CLEVELAND, Ohio – Rock music may not be as prevalent on the radio or billboard charts as it once was. But if the past two days in Cleveland proved anything, it’s that alternative music is still very much present in the minds of teens and young adults.
On Monday night, Alternative Press magazine packed KeyBank State Theatre for its annual Alternative Press Music Awards. The show featured stunning performances from the likes of Pierce The Veil, Waterparks, All Time Low and New Years Day.
Those names may not ring a bell for older audiences. But for the same kids who attended the Warped Tour at Blossom Music Center on Tuesday, they might as well be rock gods.
For three of the past four years, the APMAs and Warped Tour have run back-to-back days in Northeast Ohio. It’s the ultimate showcase for pop-punk, post-hardcore and metalcore bands.
This year’s Warped Tour didn’t feature the big names of years past. But it was arguably the most diverse and well curated lineup in several years.
Founder and operator Kevin Lyman cut back on the number of artists this year, focusing more on quality. The result was a combination of somewhat undiscovered gems and reliable mainstays.
“I know it’s [expletive] early, but I need you to move side to side!” Those were the words of Anthony Notarmaso, whose band After the Burial kicked things off on the festival’s “Mutant South Stage.”
After the Burial’s lively set began a trend of large crowds throughout the day, even for some of the lesser known acts. The energy seemed to inspire melodic emocore band Counterparts, who played immediately after Notarmaso’s band on the “Mutant North” stage.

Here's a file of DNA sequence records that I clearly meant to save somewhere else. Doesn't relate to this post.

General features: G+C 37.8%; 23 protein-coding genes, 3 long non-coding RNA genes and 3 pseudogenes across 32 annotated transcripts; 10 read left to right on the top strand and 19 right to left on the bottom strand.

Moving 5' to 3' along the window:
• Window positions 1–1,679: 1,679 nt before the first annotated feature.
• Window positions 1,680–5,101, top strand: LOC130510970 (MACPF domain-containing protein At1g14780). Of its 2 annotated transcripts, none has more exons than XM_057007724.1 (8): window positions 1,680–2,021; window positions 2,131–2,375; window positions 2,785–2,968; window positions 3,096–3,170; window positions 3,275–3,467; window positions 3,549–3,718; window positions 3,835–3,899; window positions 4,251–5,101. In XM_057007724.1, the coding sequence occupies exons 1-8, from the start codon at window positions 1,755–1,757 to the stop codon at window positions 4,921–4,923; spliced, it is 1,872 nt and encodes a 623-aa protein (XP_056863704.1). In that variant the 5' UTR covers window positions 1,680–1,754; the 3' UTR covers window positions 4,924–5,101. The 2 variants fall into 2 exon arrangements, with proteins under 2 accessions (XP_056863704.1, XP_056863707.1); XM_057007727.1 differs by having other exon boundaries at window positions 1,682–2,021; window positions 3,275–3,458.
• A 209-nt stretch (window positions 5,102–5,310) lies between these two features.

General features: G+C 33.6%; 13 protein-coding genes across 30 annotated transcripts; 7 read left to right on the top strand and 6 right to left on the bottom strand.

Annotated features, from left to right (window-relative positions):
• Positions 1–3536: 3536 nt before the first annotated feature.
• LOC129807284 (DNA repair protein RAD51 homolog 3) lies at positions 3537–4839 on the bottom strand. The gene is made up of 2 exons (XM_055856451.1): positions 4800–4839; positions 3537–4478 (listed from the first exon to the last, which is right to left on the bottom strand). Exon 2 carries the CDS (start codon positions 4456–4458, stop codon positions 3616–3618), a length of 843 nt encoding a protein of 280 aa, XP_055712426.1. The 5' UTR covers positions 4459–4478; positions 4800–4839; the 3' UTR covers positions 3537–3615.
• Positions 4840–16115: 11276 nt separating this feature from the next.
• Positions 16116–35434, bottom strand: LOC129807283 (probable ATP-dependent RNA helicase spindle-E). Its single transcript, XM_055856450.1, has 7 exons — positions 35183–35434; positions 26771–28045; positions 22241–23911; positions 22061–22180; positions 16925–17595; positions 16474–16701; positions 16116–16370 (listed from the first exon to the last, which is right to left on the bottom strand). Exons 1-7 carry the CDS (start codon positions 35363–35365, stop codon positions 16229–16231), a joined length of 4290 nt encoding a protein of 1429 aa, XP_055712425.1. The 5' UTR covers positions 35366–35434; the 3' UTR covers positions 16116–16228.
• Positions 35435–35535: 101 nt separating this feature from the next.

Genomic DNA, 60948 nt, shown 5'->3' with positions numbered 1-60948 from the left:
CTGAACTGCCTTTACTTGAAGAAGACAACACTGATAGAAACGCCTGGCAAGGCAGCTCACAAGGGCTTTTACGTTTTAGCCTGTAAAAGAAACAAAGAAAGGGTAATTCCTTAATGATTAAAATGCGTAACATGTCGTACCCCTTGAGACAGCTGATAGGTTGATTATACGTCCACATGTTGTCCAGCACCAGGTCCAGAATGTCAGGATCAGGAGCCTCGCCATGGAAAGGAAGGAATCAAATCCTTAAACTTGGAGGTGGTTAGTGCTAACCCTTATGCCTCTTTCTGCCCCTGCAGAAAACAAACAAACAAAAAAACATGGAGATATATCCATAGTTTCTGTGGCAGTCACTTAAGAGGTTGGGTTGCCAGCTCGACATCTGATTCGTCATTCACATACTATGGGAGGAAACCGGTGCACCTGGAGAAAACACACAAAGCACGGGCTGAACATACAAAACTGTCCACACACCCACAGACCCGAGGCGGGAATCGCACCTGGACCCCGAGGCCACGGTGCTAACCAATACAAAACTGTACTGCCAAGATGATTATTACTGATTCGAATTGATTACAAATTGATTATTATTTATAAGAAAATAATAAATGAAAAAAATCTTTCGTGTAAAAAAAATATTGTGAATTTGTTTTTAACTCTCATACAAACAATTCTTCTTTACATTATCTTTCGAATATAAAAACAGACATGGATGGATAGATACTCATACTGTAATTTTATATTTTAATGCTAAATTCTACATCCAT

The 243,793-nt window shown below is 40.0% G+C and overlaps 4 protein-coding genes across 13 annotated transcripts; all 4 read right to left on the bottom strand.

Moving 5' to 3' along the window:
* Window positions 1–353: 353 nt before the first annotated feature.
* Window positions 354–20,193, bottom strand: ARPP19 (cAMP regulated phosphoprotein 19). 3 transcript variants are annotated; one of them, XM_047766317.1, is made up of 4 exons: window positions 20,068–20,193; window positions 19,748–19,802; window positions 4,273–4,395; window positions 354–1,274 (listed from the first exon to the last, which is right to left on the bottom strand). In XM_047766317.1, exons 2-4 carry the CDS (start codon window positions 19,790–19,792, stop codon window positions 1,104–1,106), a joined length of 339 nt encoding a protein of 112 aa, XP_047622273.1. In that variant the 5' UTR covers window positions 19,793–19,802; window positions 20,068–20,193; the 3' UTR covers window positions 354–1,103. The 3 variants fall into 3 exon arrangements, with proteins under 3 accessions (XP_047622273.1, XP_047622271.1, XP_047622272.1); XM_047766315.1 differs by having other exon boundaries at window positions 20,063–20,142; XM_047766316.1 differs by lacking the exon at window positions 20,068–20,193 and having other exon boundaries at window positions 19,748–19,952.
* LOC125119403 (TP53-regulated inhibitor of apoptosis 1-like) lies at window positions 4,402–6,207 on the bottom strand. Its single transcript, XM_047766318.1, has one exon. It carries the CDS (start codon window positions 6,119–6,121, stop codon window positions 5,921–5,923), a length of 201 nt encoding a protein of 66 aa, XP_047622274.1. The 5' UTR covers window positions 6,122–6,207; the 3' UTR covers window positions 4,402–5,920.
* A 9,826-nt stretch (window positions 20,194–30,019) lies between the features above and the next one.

At one point during Counterparts’ set, a young girl who couldn’t have been more than 90 pounds stood up to the punk kids and bros in the circle pit, roaring along to every Counterparts song. It was an impressive feat, considering the words are mostly indecipherable.
The rest of the day featured a variety of genres and acts. Popular bands like Gwar, Falling In Reverse, Plain White T’s and Andy Black were positioned later at night to assure fans would stick around until sundown.
That freed things up for bands like Sick of It All to get some early shine. The New York hardcore band has been around since the late 1980s, but never achieved mainstream success.
No matter, Sick of It All delivered a thrilling set that transported fans back to the days of Black Flag and Dead Kennedys. That was never more apparent than when an older fan, who may or may not have been someone’s father, leaped through the crowd in order to sing into frontman Lou Koller’s mic.
Other highlights included indie-pop band Jule Vera, which provided a nice change of pace from all the heavy music, and a raucous set from Fire From The Gods, led by lead singer AJ Channer’s heartfelt words of positivity.
Of course, the bigger acts also carried their weight. Fans rushed to the stage to hear the metalcore styling of Memphis May Fire, who inspired circle pit after circle pit.
Not surprisingly, pop-punk powerhouse and alternative press favorite Neck Deep had one of the biggest audiences of the day. The UK band kept security staff busy with an endless line of crowd surfers.
Warped Tour has been around since 1995 and doesn’t show signs of going anywhere. Whether it has huge names like Fall Out Boy and Paramore, or is limited to up-and-comers, the festival runs like a well-oiled machine.
In many ways, the Alternative Press Music Awards looks to emulate Lyman’s baby for a TV format. If the APMAs can get there, it may just turn out to be a heck of an awards show.